Amazon ECR
User Guide (API Version 2015-09-21)

Getting Started with Amazon ECR

Get started with Amazon Elastic Container Registry (Amazon ECR) by creating a repository in the Amazon ECR console. The Amazon ECR first run wizard guides you through the process to get started creating your first repository.


Before you begin, be sure that you've completed the steps in Setting Up with Amazon ECR.

Configure repository

A repository is where you store Docker images in Amazon ECR. Every time you push or pull an image from Amazon ECR, you specify the registry and repository location to tell Docker where to push the image to or where to pull it from.

  1. Open the Amazon ECR console at

  2. Choose Get Started.

  3. For Repository configuration, enter a unique name for your repository and choose Create repository.

Build, tag, and push Docker image

In this section of the wizard, you use the Docker CLI to tag an existing local image (that you have built from a Dockerfile or pulled from another registry, such as Docker Hub) and then push the tagged image to your Amazon ECR registry.

  1. Retrieve the docker login command that you can use to authenticate your Docker client to your registry by pasting the aws ecr get-login command from the console into a terminal window.


    The get-login command is available in the AWS CLI starting with version 1.9.15; however, we recommend version 1.11.91 or later for recent versions of Docker (17.06 or later). You can check your AWS CLI version with the aws --version command. If you are using Docker version 17.06 or later, include the --no-include-email option after get-login. If you receive an Unknown options: --no-include-email error, install the latest version of the AWS CLI. For more information, see Installing the AWS Command Line Interface in the AWS Command Line Interface User Guide.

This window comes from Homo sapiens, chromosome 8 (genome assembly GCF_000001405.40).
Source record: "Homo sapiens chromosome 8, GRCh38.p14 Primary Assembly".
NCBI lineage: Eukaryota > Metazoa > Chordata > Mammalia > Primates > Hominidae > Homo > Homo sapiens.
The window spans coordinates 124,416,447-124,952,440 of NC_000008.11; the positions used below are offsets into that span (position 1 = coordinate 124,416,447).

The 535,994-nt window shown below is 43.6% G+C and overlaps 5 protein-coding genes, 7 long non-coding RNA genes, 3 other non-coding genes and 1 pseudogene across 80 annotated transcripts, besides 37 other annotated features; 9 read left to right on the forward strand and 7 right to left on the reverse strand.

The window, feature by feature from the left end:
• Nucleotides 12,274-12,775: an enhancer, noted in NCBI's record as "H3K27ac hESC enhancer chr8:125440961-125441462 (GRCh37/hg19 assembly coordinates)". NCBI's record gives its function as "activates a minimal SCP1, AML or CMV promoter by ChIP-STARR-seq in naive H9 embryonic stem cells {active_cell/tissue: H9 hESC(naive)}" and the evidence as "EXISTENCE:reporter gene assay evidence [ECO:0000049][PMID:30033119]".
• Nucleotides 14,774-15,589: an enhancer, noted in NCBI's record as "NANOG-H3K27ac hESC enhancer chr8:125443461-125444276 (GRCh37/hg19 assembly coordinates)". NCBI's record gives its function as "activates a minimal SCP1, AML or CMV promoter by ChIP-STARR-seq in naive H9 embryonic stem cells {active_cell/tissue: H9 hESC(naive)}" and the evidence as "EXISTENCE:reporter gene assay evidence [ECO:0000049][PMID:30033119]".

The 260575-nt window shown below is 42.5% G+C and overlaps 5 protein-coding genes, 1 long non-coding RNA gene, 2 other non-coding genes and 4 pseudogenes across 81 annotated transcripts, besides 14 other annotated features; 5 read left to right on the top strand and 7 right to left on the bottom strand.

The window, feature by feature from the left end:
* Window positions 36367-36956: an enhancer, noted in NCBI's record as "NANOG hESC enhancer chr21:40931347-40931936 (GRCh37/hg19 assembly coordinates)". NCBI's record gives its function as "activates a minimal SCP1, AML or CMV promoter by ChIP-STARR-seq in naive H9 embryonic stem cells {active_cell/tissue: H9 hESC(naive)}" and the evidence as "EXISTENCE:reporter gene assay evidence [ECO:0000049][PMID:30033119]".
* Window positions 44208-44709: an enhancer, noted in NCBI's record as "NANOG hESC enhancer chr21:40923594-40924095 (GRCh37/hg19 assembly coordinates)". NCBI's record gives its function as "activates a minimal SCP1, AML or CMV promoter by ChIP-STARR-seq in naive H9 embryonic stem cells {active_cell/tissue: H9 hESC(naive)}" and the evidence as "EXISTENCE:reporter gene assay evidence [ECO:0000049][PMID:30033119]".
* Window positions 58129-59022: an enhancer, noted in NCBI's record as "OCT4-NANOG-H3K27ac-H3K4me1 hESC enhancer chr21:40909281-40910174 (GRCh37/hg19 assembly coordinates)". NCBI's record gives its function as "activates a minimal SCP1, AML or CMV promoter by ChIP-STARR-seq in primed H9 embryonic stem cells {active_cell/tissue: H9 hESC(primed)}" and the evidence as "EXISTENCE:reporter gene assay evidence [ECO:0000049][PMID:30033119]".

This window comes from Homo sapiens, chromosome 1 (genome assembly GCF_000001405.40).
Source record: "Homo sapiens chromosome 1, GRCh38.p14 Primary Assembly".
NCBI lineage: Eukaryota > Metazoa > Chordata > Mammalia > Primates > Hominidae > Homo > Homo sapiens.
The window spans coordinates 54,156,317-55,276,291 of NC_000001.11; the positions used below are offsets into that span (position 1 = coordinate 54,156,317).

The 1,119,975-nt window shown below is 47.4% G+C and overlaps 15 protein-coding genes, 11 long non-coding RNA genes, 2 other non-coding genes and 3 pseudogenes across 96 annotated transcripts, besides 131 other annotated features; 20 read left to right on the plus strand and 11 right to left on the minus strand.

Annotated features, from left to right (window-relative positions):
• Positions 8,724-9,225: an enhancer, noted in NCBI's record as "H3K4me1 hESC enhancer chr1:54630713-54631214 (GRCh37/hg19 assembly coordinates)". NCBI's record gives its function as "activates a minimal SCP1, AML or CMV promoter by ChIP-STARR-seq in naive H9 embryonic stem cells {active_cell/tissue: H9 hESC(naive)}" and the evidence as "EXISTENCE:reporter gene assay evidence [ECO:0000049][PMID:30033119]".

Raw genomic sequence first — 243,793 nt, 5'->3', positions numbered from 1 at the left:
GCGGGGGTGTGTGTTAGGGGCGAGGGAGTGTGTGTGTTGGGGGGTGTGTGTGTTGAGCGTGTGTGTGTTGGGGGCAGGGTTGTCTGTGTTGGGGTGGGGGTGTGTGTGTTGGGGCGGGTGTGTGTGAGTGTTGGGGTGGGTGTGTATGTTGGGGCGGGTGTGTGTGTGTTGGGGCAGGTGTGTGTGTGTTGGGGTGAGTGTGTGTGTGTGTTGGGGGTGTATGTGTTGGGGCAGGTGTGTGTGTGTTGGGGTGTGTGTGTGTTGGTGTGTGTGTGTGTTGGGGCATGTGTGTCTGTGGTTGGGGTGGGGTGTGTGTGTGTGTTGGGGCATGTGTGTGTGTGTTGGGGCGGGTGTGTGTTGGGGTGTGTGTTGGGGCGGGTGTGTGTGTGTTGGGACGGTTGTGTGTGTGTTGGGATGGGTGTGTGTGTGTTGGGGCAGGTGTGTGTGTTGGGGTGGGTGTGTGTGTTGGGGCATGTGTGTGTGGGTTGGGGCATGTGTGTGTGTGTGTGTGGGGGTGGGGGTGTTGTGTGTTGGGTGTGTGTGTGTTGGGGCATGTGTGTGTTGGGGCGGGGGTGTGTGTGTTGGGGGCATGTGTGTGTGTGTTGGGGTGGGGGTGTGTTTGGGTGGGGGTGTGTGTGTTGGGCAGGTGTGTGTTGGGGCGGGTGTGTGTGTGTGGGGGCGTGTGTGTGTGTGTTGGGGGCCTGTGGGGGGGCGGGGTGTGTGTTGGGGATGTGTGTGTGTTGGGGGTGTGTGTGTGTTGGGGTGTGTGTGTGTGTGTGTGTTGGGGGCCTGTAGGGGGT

2. Run the docker login command that was returned in the previous step. This command provides an authorization token that is valid for 12 hours.


    When you execute this docker login command, the command string can be visible to other users on your system in a process list (ps -e) display. Because the docker login command contains authentication credentials, there is a risk that other users on your system could view them this way. They could use the credentials to gain push and pull access to your repositories. If you are not on a secure system, you should consider this risk and log in interactively by omitting the -p password option, and then entering the password when prompted.

  3. (Optional) If you have a Dockerfile for the image to push, build the image and tag it for your new repository. Pasting the docker build command from the console into a terminal window. Make sure that you are in the same directory as your Dockerfile.

  4. Tag the image for your ECR registry and your new repository by pasting the docker tag command from the console into a terminal window. The console command assumes that your image was built from a Dockerfile in the previous step. If you did not build your image from a Dockerfile, replace the first instance of repository:latest with the image ID or image name of your local image to push.

  5. Push the newly tagged image to your ECR repository by pasting the docker push command into a terminal window.

  6. Choose Close.